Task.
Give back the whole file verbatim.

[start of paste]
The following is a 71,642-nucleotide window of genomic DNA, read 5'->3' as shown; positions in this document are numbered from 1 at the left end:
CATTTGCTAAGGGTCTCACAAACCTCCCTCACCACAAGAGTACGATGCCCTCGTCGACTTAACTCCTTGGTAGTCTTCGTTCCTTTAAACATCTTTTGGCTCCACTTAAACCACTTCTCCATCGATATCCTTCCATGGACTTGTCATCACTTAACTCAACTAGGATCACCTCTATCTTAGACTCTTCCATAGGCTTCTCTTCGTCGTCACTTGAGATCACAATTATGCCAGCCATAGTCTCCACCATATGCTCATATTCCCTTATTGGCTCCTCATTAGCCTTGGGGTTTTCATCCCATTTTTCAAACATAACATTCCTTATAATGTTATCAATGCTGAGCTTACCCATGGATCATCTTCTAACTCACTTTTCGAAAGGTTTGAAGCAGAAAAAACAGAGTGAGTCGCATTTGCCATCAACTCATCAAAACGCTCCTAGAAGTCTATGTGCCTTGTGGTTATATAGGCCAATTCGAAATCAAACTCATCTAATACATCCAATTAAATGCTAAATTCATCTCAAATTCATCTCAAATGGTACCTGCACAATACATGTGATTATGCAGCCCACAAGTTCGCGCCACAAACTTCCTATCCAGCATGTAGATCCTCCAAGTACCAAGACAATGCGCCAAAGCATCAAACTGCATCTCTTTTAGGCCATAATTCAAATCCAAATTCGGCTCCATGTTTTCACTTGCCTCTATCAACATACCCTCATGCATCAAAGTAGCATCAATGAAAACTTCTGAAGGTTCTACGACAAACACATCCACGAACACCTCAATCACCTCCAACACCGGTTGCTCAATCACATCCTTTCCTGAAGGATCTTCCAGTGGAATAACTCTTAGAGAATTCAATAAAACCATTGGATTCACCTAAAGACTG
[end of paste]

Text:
The following is a 71,642-nucleotide window of genomic DNA, read 5'->3' as shown; positions in this document are numbered from 1 at the left end:
CATTTGCTAAGGGTCTCACAAACCTCCCTCACCACAAGAGTACGATGCCCTCGTCGACTTAACTCCTTGGTAGTCTTCGTTCCTTTAAACATCTTTTGGCTCCACTTAAACCACTTCTCCATCGATATCCTTCCATGGACTTGTCATCACTTAACTCAACTAGGATCACCTCTATCTTAGACTCTTCCATAGGCTTCTCTTCGTCGTCACTTGAGATCACAATTATGCCAGCCATAGTCTCCACCATATGCTCATATTCCCTTATTGGCTCCTCATTAGCCTTGGGGTTTTCATCCCATTTTTCAAACATAACATTCCTTATAATGTTATCAATGCTGAGCTTACCCATGGATCATCTTCTAACTCACTTTTCGAAAGGTTTGAAGCAGAAAAAACAGAGTGAGTCGCATTTGCCATCAACTCATCAAAACGCTCCTAGAAGTCTATGTGCCTTGTGGTTATATAGGCCAATTCGAAATCAAACTCATCTAATACATCCAATTAAATGCTAAATTCATCTCAAATTCATCTCAAATGGTACCTGCACAATACATGTGATTATGCAGCCCACAAGTTCGCGCCACAAACTTCCTATCCAGCATGTAGATCCTCCAAGTACCAAGACAATGCGCCAAAGCATCAAACTGCATCTCTTTTAGGCCATAATTCAAATCCAAATTCGGCTCCATGTTTTCACTTGCCTCTATCAACATACCCTCATGCATCAAAGTAGCATCAATGAAAACTTCTGAAGGTTCTACGACAAACACATCCACGAACACCTCAATCACCTCCAACACCGGTTGCTCAATCACATCCTTTCCTGAAGGATCTTCCAGTGGAATAACTCTTAGAGAATTCAATAAAACCATTGGATTCACCTAAAGACTG